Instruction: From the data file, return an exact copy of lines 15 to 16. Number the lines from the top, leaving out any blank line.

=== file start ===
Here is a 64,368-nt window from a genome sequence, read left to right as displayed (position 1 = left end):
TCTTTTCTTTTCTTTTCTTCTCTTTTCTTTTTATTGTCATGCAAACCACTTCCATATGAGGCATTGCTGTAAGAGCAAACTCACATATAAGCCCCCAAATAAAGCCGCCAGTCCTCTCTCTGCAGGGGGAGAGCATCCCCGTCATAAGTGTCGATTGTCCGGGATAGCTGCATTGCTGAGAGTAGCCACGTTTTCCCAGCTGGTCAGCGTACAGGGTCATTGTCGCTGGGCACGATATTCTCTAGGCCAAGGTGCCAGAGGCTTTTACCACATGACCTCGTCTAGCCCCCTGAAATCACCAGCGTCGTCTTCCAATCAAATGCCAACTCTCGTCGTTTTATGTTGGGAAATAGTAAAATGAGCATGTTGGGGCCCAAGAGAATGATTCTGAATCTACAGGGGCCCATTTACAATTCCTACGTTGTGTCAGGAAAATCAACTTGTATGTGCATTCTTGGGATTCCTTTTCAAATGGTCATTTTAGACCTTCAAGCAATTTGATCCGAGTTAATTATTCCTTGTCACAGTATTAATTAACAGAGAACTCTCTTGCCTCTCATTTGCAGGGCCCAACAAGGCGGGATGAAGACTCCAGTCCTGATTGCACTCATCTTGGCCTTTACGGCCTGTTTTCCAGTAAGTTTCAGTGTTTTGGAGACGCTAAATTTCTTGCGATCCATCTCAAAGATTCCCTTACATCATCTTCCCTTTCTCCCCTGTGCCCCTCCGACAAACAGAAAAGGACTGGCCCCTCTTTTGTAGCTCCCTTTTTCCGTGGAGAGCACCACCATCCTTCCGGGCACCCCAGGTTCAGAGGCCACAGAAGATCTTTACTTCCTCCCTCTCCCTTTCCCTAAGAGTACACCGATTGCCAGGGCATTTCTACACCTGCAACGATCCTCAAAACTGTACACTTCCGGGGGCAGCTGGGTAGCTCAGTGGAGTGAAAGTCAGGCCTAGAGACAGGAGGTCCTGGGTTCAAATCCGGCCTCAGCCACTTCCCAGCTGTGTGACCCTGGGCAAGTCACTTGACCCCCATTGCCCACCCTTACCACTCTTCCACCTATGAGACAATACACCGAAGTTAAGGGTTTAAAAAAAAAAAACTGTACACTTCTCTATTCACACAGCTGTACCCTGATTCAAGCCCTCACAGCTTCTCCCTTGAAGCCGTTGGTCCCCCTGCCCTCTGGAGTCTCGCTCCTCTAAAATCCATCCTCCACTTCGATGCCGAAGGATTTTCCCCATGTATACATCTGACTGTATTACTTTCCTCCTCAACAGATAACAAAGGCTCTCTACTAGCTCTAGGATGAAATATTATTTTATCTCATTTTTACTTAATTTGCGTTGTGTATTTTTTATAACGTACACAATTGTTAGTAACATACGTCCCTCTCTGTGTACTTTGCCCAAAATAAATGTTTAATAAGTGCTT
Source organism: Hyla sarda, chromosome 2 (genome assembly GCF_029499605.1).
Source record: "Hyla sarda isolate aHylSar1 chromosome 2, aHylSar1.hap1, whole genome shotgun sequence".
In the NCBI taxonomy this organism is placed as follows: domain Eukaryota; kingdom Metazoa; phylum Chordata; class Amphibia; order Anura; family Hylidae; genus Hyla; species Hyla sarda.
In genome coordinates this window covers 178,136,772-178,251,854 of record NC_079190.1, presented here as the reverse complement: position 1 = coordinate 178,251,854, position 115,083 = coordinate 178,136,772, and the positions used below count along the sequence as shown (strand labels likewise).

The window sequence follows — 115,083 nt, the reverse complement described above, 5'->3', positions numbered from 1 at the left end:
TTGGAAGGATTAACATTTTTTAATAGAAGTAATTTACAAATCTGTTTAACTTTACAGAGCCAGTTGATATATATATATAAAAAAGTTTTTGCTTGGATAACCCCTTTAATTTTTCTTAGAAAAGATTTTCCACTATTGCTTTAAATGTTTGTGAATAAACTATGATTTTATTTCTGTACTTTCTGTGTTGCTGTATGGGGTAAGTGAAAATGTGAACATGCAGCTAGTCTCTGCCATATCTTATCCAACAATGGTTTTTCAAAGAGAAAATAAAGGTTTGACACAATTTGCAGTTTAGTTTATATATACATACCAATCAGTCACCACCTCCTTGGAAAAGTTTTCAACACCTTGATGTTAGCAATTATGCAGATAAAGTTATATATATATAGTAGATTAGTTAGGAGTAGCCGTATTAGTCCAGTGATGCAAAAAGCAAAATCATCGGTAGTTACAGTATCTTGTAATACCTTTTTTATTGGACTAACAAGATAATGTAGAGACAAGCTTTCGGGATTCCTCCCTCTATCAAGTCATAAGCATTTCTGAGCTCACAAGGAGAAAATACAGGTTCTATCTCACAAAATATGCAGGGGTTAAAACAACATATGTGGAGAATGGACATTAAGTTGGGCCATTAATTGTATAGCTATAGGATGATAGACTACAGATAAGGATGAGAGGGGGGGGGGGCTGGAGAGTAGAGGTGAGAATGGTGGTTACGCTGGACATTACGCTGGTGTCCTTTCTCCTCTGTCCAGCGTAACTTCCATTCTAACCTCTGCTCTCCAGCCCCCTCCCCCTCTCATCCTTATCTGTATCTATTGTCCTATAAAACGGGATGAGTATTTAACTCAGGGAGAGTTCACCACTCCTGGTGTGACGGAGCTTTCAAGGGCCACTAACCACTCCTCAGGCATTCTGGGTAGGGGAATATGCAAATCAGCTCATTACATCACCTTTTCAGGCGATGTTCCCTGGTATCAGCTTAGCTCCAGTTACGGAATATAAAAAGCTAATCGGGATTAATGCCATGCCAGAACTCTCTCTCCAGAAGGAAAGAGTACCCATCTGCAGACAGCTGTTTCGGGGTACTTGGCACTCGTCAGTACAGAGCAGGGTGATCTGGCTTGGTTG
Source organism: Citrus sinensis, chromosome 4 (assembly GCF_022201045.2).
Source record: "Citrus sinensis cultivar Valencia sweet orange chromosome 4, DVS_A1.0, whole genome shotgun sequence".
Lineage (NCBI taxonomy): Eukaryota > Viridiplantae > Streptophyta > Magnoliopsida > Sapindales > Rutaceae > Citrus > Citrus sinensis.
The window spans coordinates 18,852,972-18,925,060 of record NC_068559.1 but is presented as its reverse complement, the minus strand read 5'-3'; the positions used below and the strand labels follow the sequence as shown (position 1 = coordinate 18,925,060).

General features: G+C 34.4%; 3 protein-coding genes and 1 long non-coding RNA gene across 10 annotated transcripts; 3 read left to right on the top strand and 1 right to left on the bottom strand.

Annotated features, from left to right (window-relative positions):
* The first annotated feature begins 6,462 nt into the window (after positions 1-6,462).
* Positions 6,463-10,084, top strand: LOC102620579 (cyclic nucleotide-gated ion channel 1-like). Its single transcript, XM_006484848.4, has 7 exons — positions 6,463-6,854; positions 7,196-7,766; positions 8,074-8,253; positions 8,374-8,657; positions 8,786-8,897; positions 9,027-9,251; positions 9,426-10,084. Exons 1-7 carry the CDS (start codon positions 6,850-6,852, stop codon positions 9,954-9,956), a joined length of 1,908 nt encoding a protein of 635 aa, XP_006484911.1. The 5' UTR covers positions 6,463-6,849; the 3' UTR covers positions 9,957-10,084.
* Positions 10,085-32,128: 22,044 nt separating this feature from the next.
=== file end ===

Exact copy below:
* The first annotated feature begins 6,462 nt into the window (after positions 1-6,462).
* Positions 6,463-10,084, top strand: LOC102620579 (cyclic nucleotide-gated ion channel 1-like). Its single transcript, XM_006484848.4, has 7 exons — positions 6,463-6,854; positions 7,196-7,766; positions 8,074-8,253; positions 8,374-8,657; positions 8,786-8,897; positions 9,027-9,251; positions 9,426-10,084. Exons 1-7 carry the CDS (start codon positions 6,850-6,852, stop codon positions 9,954-9,956), a joined length of 1,908 nt encoding a protein of 635 aa, XP_006484911.1. The 5' UTR covers positions 6,463-6,849; the 3' UTR covers positions 9,957-10,084.